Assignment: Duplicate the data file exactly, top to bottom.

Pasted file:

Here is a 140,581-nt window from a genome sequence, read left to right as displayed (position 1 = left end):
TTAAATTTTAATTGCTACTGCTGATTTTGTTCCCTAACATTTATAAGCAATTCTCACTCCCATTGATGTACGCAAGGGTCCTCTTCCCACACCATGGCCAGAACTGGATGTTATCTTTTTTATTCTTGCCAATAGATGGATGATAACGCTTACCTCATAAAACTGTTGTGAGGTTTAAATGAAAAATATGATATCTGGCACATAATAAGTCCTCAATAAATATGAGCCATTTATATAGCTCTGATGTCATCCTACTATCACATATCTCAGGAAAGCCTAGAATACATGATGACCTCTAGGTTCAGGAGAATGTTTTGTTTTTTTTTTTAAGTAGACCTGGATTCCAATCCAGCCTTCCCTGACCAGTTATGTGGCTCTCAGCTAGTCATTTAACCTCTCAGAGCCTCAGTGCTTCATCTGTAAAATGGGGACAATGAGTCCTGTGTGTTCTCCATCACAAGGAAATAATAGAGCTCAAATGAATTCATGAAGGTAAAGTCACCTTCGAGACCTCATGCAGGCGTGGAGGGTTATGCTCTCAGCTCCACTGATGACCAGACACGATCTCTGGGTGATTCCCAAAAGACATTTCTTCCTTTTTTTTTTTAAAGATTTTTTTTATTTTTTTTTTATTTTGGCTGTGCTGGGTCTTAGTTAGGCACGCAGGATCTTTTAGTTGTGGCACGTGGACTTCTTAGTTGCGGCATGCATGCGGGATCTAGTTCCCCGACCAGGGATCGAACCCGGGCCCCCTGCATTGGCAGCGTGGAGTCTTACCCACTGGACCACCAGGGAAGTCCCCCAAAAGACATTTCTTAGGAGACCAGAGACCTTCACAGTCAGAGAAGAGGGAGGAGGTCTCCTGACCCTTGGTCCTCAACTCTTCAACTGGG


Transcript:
Here is a 140,581-nt window from a genome sequence, read left to right as displayed (position 1 = left end):
TTAAATTTTAATTGCTACTGCTGATTTTGTTCCCTAACATTTATAAGCAATTCTCACTCCCATTGATGTACGCAAGGGTCCTCTTCCCACACCATGGCCAGAACTGGATGTTATCTTTTTTATTCTTGCCAATAGATGGATGATAACGCTTACCTCATAAAACTGTTGTGAGGTTTAAATGAAAAATATGATATCTGGCACATAATAAGTCCTCAATAAATATGAGCCATTTATATAGCTCTGATGTCATCCTACTATCACATATCTCAGGAAAGCCTAGAATACATGATGACCTCTAGGTTCAGGAGAATGTTTTGTTTTTTTTTTTAAGTAGACCTGGATTCCAATCCAGCCTTCCCTGACCAGTTATGTGGCTCTCAGCTAGTCATTTAACCTCTCAGAGCCTCAGTGCTTCATCTGTAAAATGGGGACAATGAGTCCTGTGTGTTCTCCATCACAAGGAAATAATAGAGCTCAAATGAATTCATGAAGGTAAAGTCACCTTCGAGACCTCATGCAGGCGTGGAGGGTTATGCTCTCAGCTCCACTGATGACCAGACACGATCTCTGGGTGATTCCCAAAAGACATTTCTTCCTTTTTTTTTTTAAAGATTTTTTTTATTTTTTTTTTATTTTGGCTGTGCTGGGTCTTAGTTAGGCACGCAGGATCTTTTAGTTGTGGCACGTGGACTTCTTAGTTGCGGCATGCATGCGGGATCTAGTTCCCCGACCAGGGATCGAACCCGGGCCCCCTGCATTGGCAGCGTGGAGTCTTACCCACTGGACCACCAGGGAAGTCCCCCAAAAGACATTTCTTAGGAGACCAGAGACCTTCACAGTCAGAGAAGAGGGAGGAGGTCTCCTGACCCTTGGTCCTCAACTCTTCAACTGGG